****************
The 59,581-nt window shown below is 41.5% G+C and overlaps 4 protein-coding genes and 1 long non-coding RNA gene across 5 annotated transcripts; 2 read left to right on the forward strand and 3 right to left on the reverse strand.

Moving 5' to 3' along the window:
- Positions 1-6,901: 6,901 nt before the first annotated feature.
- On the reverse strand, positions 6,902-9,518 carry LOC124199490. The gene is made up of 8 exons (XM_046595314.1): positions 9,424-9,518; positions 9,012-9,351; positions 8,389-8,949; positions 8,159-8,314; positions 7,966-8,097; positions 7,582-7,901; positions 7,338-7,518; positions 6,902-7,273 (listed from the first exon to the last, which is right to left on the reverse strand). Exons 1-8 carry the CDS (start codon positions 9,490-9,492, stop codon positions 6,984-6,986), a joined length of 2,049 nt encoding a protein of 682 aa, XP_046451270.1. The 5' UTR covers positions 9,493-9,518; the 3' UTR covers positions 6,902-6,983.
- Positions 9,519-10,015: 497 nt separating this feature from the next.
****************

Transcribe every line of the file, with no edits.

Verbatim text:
The 59,581-nt window shown below is 41.5% G+C and overlaps 4 protein-coding genes and 1 long non-coding RNA gene across 5 annotated transcripts; 2 read left to right on the forward strand and 3 right to left on the reverse strand.

Moving 5' to 3' along the window:
- Positions 1-6,901: 6,901 nt before the first annotated feature.
- On the reverse strand, positions 6,902-9,518 carry LOC124199490. The gene is made up of 8 exons (XM_046595314.1): positions 9,424-9,518; positions 9,012-9,351; positions 8,389-8,949; positions 8,159-8,314; positions 7,966-8,097; positions 7,582-7,901; positions 7,338-7,518; positions 6,902-7,273 (listed from the first exon to the last, which is right to left on the reverse strand). Exons 1-8 carry the CDS (start codon positions 9,490-9,492, stop codon positions 6,984-6,986), a joined length of 2,049 nt encoding a protein of 682 aa, XP_046451270.1. The 5' UTR covers positions 9,493-9,518; the 3' UTR covers positions 6,902-6,983.
- Positions 9,519-10,015: 497 nt separating this feature from the next.